Vietnam tightens aviation security amid terrorism fears

By By Mai Ha - Mai Vong, Thanh Nien News

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Security officers on patrol at Tan Son Nhat International Airport, Ho Chi Minh City, on March 9 / PHOTO: DUY THANG
The Ministry of Transport on Sunday ordered local airports and airlines to tighten their security after a Malaysian plane with 239 people aboard vanished near Vietnam, raising possibility of hijack.
Speaking to online newspaper Dan Tri, Dinh Viet Thang, deputy chief of the Civil Aviation Administration of Vietnam (CAAV), said Vietnam is now on the first level of a three-level security alert system.
It is not the highest level, but an initial warning is necessary for improving the national aviation security, given that a Malaysian jet went missing in an area related to Vietnam, he said.
Following the Vietnamese ministry’s order, security was tightened in and around the country’s largest airport Tan Son Nhat in Ho Chi Minh City and Noi Bai International Airport in Hanoi.
Passengers are randomly subjected to intensive checks, before boarding a plane.
Air traffic controllers lost contact with the Boeing B777-200 aircraft (flight MH 370) of Malaysia Airlines more than two hours after it departed Kuala Lumpur for Beijing on Saturday.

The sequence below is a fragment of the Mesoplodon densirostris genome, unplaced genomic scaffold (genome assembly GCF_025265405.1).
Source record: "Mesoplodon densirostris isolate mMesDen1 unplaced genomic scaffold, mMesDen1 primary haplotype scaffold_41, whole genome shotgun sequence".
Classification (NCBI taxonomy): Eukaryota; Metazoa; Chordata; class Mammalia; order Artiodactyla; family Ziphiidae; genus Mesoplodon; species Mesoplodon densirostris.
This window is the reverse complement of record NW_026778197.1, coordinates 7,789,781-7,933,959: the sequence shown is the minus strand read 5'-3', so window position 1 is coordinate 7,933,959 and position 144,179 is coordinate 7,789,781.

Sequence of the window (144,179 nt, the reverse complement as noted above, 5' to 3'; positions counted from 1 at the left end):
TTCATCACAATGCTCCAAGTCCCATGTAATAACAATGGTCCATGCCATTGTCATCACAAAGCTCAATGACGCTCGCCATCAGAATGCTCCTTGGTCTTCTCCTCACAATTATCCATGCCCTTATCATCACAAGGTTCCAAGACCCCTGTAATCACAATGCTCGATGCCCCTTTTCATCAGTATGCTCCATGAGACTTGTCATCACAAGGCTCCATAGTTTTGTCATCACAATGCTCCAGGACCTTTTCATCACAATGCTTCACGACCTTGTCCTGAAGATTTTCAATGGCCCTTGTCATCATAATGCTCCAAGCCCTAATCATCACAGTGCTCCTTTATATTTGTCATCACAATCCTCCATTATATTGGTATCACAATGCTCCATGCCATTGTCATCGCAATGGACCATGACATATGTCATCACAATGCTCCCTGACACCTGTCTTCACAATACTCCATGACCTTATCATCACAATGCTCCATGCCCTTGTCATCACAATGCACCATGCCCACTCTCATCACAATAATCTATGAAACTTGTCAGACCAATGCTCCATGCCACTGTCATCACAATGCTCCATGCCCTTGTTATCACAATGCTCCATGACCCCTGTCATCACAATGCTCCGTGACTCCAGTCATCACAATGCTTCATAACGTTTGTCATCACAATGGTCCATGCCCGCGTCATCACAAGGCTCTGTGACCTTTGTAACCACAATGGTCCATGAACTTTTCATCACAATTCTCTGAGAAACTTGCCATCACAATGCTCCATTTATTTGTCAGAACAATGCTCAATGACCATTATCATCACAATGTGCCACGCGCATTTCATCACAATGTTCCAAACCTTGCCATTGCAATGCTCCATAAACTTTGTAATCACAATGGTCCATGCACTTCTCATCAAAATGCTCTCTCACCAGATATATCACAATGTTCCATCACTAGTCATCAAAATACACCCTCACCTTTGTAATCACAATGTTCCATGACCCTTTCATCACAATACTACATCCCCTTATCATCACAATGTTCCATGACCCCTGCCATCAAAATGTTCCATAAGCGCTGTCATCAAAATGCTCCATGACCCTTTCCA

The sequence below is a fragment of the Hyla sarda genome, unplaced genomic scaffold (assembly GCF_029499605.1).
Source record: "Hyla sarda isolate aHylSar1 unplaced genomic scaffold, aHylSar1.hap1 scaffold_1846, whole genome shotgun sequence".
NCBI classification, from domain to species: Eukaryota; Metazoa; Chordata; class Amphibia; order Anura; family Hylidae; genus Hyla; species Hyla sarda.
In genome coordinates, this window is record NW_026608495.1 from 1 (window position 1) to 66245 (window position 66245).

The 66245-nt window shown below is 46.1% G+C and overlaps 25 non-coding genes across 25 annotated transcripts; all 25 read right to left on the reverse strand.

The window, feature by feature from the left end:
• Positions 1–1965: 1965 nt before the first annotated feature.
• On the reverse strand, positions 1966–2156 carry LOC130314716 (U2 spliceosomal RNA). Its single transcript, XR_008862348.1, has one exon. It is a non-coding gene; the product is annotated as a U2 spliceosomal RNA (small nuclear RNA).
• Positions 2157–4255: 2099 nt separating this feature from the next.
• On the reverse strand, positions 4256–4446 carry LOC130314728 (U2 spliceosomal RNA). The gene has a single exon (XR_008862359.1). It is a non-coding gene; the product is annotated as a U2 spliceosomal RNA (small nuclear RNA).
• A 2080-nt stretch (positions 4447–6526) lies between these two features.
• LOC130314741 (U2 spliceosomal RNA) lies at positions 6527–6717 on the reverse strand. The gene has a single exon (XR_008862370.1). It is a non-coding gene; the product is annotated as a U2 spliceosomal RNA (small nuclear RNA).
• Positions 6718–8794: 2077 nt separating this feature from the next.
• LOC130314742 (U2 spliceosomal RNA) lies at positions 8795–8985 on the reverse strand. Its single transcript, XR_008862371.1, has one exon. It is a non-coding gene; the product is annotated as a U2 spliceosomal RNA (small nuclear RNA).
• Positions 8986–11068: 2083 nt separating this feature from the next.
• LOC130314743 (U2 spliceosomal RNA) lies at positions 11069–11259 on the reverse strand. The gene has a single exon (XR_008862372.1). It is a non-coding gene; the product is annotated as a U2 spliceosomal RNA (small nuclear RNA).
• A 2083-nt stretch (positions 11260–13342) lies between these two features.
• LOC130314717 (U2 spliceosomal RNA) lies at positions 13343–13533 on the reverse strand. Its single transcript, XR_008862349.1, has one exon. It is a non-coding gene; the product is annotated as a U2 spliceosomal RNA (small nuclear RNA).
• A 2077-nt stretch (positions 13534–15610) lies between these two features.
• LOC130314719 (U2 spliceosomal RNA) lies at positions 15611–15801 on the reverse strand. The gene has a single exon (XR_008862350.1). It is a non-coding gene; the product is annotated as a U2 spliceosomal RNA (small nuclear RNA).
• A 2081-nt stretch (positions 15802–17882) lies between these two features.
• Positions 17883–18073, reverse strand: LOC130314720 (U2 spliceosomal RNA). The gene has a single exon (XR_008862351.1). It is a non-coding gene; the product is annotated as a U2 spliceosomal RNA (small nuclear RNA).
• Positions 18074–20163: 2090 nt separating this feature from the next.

It took off at 12:21 a.m. (1621 GMT Friday) and was scheduled for landing in China’s capital at 6:30 a.m. (2230 GMT) the same day.
CAAV said the airplane failed to check in at 12:21 a.m. Saturday (1721 GMT Friday) when it was supposed to be present in Ho Chi Minh City’s flight information region (FIR).
Its last radar contact suggested that the airplane went missing in the waters between Malaysia and Vietnam.
Malaysian authorities and the US’s FBI are investigating the possibility that it was hijacked, after at least two passengers who boarded the plane were found using false identity documents.
Reuters reported that the airline’s passenger manifest included the names of Austrian Christian Kozel and Italian Luigi Maraldi, but their foreign ministries said they were not on the plane. Both said their passports had been stolen in Thailand during the past two years.
In the meantime, the airplane is still nowhere to be found, although dozens of aircraft and boats have been dispatched from Malaysia and other countries, including China, Thailand, the US, and Vietnam to look for it.
Vietnam’s navy forces on Sunday reported the sighting of an object suspected of being part of the airplane around 80 kilometers (50 miles) southwest of Tho Chu Island, located off Vietnam's southwest coast in the Gulf of Thailand.
The country dispatched more aircraft to investigate the site on Monday morning.
Previously Vietnam also reported oil slicks in its waters.

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